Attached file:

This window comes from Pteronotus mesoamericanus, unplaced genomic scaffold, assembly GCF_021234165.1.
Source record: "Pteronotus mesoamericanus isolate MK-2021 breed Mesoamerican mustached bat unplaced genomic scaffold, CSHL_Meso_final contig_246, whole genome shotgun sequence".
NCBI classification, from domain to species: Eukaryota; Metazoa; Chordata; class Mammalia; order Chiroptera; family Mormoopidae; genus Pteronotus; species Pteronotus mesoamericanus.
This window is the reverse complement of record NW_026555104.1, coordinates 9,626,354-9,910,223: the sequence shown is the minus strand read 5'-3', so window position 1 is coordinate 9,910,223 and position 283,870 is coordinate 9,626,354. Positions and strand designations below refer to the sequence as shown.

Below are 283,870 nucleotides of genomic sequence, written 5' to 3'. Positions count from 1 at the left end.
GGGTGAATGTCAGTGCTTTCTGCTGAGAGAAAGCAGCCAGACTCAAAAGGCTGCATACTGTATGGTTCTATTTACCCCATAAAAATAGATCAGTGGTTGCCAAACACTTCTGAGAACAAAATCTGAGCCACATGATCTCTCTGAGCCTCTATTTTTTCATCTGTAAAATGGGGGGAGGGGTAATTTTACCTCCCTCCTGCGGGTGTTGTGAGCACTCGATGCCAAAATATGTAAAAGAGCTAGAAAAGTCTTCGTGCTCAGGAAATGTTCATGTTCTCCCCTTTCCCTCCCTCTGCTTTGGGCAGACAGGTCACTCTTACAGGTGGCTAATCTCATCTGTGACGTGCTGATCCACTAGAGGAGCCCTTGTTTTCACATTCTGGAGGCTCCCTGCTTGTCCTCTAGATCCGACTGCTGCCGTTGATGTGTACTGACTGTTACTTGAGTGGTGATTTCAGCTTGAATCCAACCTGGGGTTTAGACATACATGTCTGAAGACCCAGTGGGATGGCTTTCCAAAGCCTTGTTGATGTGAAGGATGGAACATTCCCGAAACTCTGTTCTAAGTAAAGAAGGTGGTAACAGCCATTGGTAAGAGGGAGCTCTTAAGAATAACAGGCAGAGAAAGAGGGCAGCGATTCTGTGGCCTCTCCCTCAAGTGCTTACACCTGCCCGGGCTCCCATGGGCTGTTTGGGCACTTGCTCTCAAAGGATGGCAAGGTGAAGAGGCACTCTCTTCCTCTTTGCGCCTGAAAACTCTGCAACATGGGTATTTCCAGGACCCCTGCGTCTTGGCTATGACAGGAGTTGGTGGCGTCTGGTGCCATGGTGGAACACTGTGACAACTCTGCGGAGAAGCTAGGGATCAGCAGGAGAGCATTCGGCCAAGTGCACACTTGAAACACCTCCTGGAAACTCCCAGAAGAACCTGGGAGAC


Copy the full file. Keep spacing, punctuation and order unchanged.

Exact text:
This window comes from Pteronotus mesoamericanus, unplaced genomic scaffold, assembly GCF_021234165.1.
Source record: "Pteronotus mesoamericanus isolate MK-2021 breed Mesoamerican mustached bat unplaced genomic scaffold, CSHL_Meso_final contig_246, whole genome shotgun sequence".
NCBI classification, from domain to species: Eukaryota; Metazoa; Chordata; class Mammalia; order Chiroptera; family Mormoopidae; genus Pteronotus; species Pteronotus mesoamericanus.
This window is the reverse complement of record NW_026555104.1, coordinates 9,626,354-9,910,223: the sequence shown is the minus strand read 5'-3', so window position 1 is coordinate 9,910,223 and position 283,870 is coordinate 9,626,354. Positions and strand designations below refer to the sequence as shown.

Below are 283,870 nucleotides of genomic sequence, written 5' to 3'. Positions count from 1 at the left end.
GGGTGAATGTCAGTGCTTTCTGCTGAGAGAAAGCAGCCAGACTCAAAAGGCTGCATACTGTATGGTTCTATTTACCCCATAAAAATAGATCAGTGGTTGCCAAACACTTCTGAGAACAAAATCTGAGCCACATGATCTCTCTGAGCCTCTATTTTTTCATCTGTAAAATGGGGGGAGGGGTAATTTTACCTCCCTCCTGCGGGTGTTGTGAGCACTCGATGCCAAAATATGTAAAAGAGCTAGAAAAGTCTTCGTGCTCAGGAAATGTTCATGTTCTCCCCTTTCCCTCCCTCTGCTTTGGGCAGACAGGTCACTCTTACAGGTGGCTAATCTCATCTGTGACGTGCTGATCCACTAGAGGAGCCCTTGTTTTCACATTCTGGAGGCTCCCTGCTTGTCCTCTAGATCCGACTGCTGCCGTTGATGTGTACTGACTGTTACTTGAGTGGTGATTTCAGCTTGAATCCAACCTGGGGTTTAGACATACATGTCTGAAGACCCAGTGGGATGGCTTTCCAAAGCCTTGTTGATGTGAAGGATGGAACATTCCCGAAACTCTGTTCTAAGTAAAGAAGGTGGTAACAGCCATTGGTAAGAGGGAGCTCTTAAGAATAACAGGCAGAGAAAGAGGGCAGCGATTCTGTGGCCTCTCCCTCAAGTGCTTACACCTGCCCGGGCTCCCATGGGCTGTTTGGGCACTTGCTCTCAAAGGATGGCAAGGTGAAGAGGCACTCTCTTCCTCTTTGCGCCTGAAAACTCTGCAACATGGGTATTTCCAGGACCCCTGCGTCTTGGCTATGACAGGAGTTGGTGGCGTCTGGTGCCATGGTGGAACACTGTGACAACTCTGCGGAGAAGCTAGGGATCAGCAGGAGAGCATTCGGCCAAGTGCACACTTGAAACACCTCCTGGAAACTCCCAGAAGAACCTGGGAGAC